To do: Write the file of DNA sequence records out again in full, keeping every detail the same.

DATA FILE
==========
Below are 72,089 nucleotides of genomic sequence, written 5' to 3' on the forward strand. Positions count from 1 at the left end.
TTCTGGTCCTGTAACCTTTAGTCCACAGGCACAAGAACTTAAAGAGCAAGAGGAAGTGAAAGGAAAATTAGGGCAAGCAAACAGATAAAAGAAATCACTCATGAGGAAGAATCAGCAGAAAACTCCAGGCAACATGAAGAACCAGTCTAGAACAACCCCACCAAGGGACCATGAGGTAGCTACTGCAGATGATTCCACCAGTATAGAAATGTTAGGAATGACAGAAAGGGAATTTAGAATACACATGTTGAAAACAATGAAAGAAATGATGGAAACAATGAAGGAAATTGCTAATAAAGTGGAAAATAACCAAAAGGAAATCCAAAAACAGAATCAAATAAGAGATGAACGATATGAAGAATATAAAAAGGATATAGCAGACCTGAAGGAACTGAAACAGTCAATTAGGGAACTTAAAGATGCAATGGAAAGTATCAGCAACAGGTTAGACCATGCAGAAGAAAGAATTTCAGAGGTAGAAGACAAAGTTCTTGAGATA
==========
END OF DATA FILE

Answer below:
Below are 72,089 nucleotides of genomic sequence, written 5' to 3' on the forward strand. Positions count from 1 at the left end.
TTCTGGTCCTGTAACCTTTAGTCCACAGGCACAAGAACTTAAAGAGCAAGAGGAAGTGAAAGGAAAATTAGGGCAAGCAAACAGATAAAAGAAATCACTCATGAGGAAGAATCAGCAGAAAACTCCAGGCAACATGAAGAACCAGTCTAGAACAACCCCACCAAGGGACCATGAGGTAGCTACTGCAGATGATTCCACCAGTATAGAAATGTTAGGAATGACAGAAAGGGAATTTAGAATACACATGTTGAAAACAATGAAAGAAATGATGGAAACAATGAAGGAAATTGCTAATAAAGTGGAAAATAACCAAAAGGAAATCCAAAAACAGAATCAAATAAGAGATGAACGATATGAAGAATATAAAAAGGATATAGCAGACCTGAAGGAACTGAAACAGTCAATTAGGGAACTTAAAGATGCAATGGAAAGTATCAGCAACAGGTTAGACCATGCAGAAGAAAGAATTTCAGAGGTAGAAGACAAAGTTCTTGAGATA